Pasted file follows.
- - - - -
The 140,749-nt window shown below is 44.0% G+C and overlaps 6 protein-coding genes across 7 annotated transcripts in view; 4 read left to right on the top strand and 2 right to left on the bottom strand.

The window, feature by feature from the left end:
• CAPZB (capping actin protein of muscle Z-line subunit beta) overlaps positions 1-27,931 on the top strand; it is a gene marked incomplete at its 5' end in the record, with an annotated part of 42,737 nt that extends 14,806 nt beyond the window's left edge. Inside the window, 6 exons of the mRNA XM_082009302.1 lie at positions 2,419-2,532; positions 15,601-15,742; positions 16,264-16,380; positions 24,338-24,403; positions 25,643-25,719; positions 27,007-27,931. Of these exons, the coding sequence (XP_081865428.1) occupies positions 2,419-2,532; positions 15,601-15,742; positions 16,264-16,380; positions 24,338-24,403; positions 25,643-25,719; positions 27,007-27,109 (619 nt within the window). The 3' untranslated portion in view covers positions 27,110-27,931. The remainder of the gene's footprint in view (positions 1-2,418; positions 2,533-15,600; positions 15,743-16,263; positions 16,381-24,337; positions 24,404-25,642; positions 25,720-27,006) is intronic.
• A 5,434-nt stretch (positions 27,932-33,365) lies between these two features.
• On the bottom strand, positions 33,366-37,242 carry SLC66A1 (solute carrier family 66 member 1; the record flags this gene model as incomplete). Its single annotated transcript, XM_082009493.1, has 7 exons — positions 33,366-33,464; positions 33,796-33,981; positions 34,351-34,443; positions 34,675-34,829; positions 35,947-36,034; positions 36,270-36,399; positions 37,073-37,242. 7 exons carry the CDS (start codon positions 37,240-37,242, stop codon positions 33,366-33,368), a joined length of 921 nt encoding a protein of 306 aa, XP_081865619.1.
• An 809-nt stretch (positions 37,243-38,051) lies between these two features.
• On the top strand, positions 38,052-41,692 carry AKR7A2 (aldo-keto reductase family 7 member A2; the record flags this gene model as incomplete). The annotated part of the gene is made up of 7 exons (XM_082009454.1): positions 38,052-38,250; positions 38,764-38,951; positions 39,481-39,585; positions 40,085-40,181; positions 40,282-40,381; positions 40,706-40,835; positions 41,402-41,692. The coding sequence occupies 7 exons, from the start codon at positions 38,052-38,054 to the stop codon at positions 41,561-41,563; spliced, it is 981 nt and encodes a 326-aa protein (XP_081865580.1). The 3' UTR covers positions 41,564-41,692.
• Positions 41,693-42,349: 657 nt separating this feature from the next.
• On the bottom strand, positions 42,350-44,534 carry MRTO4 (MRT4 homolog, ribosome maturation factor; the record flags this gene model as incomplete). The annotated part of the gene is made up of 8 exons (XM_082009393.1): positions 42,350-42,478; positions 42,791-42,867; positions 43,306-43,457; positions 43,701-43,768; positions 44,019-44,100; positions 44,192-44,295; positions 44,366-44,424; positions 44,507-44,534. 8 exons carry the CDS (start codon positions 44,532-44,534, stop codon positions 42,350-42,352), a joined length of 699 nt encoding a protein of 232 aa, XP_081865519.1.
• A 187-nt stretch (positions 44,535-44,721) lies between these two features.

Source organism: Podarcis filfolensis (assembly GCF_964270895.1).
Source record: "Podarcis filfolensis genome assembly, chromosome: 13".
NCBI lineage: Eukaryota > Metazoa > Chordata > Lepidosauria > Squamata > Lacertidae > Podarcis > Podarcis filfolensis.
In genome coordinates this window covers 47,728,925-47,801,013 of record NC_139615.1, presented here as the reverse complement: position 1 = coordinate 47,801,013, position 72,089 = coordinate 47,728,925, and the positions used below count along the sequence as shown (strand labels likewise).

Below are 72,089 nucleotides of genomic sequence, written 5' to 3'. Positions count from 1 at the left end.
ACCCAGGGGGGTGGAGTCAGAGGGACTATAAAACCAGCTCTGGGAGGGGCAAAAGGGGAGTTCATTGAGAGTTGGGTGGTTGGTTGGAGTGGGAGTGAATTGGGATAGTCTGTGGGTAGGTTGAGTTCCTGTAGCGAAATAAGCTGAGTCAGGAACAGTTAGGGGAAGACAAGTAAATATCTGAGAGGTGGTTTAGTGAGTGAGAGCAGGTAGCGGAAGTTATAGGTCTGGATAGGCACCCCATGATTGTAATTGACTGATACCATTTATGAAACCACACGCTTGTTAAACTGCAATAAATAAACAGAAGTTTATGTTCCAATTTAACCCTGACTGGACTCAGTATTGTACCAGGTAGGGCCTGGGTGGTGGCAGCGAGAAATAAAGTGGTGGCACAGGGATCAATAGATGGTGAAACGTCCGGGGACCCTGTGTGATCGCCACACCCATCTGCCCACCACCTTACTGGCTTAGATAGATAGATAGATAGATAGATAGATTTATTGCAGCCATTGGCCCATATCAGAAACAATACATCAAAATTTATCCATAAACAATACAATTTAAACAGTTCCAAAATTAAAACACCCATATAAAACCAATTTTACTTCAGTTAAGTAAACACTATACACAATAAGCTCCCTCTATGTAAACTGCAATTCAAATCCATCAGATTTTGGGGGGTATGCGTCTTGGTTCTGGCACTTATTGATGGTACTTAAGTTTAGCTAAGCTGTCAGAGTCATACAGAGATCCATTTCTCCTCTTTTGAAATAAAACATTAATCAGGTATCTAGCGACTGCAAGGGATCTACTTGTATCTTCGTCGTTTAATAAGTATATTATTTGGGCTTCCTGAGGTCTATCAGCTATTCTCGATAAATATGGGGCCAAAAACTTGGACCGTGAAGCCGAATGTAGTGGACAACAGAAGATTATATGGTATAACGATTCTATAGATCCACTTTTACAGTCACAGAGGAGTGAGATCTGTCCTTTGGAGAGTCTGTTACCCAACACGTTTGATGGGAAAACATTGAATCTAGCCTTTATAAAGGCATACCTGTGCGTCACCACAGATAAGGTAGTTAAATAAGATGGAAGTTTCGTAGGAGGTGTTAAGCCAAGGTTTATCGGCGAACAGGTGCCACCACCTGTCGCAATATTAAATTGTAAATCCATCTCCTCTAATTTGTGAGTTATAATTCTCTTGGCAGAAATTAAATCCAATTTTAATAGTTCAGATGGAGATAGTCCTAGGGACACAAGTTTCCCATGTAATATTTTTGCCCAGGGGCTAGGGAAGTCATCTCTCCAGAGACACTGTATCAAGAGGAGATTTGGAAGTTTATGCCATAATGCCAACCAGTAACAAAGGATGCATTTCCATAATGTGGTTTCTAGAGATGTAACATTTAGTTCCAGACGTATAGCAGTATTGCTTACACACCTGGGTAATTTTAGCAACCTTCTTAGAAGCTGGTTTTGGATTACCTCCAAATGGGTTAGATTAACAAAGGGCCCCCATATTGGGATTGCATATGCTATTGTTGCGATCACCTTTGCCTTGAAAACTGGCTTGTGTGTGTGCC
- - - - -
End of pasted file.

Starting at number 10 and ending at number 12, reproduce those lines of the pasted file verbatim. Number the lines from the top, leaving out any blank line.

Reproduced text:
• A 187-nt stretch (positions 44,535-44,721) lies between these two features.

Source organism: Podarcis filfolensis (assembly GCF_964270895.1).
Source record: "Podarcis filfolensis genome assembly, chromosome: 13".